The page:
This morning a researcher from Stanford University was on Democracy NOW! reporting on a new climate study, the results of which were predictably scary – I think. I say I think because I couldn’t swear that I correctly understood what he was saying. Was it scientific jargon that confused me? No, it was nothing that intelligent: the problem was that he spoke in a mixture of cliché, trendy phrases, and circular speech of the kind used by politicians when they’re being evasive. I’m not accusing Stanford researchers of evasiveness, though; I’m accusing them — or, rather, him — of poor command of the English language.
As stated, the results of the study sounded scary, predicting rapidly increasing temperatures and lengthier, more intense heat waves during summer. Given the gravity of the content, I had to wonder if I was being neurotic in focussing on style over substance. I took a long hard look at my pickiness, and came to the conclusion that balking at trendy and outright incorrect language is not just being picky or curmudgeonly. This is not about my pet peeves.
It’s about the necessity of sharing a common language in order to understand one another.
I could hardly understand the guy. I don’t know for sure if host Amy Goodman was doing any better, but from the look on her face, she too seemed to be struggling. If this information is so important, if we all need to know and understand it, then it should be conveyed in simple, clear, plain English, devoid not only of scientific jargon, but also of trendy language. (He must have used the currently ubiquitous going forward half a dozen times.)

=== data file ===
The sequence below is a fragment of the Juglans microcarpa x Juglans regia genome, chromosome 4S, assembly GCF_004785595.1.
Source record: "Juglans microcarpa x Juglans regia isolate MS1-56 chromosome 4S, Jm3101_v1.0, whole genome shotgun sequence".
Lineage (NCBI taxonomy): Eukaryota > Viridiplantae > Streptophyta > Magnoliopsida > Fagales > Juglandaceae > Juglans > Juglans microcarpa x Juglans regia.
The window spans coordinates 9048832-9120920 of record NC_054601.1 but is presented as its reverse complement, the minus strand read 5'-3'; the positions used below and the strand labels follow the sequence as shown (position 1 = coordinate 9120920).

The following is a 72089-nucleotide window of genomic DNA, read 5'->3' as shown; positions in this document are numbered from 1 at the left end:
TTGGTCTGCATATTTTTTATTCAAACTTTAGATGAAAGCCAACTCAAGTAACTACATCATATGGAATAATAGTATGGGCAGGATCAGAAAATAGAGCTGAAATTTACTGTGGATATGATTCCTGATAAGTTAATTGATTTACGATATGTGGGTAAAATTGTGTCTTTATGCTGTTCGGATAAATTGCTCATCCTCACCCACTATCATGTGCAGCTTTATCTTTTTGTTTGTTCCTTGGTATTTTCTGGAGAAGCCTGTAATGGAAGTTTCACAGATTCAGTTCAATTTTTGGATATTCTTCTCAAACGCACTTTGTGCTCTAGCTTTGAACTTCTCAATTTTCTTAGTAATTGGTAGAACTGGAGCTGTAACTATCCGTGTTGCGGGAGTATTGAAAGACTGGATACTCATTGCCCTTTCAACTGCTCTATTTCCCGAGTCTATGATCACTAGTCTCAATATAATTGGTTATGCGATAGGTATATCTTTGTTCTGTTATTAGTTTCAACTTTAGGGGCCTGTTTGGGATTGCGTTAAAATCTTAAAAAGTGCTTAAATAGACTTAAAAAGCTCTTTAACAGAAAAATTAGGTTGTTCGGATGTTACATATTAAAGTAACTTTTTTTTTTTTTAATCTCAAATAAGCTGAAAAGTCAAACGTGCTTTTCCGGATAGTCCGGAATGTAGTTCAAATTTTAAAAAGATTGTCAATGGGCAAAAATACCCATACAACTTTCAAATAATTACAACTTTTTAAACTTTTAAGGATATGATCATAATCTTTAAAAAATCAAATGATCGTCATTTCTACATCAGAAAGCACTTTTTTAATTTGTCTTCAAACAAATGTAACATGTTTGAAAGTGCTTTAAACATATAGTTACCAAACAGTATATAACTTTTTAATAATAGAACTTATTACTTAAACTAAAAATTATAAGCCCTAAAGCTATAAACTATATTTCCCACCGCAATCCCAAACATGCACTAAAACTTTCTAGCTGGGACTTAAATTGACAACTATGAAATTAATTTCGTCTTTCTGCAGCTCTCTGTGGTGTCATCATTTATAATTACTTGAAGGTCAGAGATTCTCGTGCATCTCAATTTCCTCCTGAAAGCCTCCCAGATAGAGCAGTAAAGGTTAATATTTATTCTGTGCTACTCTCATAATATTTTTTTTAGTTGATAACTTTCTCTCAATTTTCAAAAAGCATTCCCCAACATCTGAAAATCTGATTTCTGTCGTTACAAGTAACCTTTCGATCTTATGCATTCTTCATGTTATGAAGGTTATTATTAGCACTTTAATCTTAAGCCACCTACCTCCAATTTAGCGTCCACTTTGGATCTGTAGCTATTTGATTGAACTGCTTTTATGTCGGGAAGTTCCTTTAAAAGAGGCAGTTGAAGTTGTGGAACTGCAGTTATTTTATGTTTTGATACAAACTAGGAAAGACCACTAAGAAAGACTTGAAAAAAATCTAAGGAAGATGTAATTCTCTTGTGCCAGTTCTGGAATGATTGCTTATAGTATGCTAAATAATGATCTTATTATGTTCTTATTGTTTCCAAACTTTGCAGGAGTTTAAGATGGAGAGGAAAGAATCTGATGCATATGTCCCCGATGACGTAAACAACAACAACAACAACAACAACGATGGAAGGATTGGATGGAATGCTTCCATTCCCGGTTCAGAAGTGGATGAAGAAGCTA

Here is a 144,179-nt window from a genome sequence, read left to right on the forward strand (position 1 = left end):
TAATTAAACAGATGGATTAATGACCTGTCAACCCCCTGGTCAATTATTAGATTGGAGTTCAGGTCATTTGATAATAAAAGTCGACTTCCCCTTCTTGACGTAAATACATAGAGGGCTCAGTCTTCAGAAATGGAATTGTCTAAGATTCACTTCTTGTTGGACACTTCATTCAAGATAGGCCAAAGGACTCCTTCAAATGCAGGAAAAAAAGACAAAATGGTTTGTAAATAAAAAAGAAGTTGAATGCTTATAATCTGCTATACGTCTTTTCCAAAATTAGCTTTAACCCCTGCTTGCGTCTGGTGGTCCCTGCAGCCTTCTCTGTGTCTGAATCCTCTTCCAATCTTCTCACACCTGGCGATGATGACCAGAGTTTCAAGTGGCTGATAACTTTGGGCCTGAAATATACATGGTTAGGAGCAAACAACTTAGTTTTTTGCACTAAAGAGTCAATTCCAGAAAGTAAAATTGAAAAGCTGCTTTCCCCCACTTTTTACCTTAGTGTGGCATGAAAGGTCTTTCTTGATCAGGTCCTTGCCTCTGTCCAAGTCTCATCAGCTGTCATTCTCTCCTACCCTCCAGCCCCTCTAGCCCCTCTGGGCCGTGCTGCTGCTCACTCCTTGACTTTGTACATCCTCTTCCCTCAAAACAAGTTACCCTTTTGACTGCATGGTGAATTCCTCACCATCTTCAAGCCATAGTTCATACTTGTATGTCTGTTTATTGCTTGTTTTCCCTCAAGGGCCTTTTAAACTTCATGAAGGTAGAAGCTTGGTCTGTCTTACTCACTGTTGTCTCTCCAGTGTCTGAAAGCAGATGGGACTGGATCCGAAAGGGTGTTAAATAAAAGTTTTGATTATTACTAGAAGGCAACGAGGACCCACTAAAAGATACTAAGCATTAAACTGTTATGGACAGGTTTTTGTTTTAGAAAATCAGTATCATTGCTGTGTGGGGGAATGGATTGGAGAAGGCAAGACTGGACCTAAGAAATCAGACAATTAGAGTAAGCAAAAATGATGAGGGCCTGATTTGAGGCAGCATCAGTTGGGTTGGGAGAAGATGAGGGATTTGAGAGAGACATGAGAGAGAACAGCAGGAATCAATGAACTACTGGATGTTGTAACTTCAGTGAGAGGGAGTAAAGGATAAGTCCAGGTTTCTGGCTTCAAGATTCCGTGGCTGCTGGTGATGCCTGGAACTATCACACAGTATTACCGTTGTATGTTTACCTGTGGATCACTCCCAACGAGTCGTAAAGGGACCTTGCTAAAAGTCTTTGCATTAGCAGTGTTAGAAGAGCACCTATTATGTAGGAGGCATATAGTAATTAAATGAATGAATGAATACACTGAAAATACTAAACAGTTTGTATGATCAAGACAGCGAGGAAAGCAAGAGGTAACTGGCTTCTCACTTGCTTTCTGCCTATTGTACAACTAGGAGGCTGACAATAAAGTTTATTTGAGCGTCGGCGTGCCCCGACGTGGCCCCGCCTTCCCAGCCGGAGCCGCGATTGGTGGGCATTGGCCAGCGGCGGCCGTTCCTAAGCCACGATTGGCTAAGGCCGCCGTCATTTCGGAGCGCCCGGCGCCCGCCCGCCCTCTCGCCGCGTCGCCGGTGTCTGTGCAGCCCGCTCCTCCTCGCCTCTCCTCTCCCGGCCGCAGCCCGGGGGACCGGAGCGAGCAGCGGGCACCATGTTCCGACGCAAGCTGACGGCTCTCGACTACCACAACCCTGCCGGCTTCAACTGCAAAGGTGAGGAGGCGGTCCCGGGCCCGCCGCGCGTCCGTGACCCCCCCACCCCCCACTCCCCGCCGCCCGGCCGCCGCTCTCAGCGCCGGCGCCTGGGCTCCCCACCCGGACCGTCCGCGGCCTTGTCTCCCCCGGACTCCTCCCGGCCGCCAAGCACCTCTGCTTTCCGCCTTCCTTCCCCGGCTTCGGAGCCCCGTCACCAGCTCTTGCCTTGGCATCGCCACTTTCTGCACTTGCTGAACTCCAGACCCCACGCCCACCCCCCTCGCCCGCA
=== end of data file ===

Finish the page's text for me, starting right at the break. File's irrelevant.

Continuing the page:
Speech that fails to convey information correctly is useless, or worse: for instance, it can provide ammunition for those who don’t believe the concept of global warming or the science behind it.
It might even be that our failure to understand information is an obstacle to solving serious problems like global warming. Could it be? It could.
- The Desirability of English as a Growing Global Language (socyberty.com)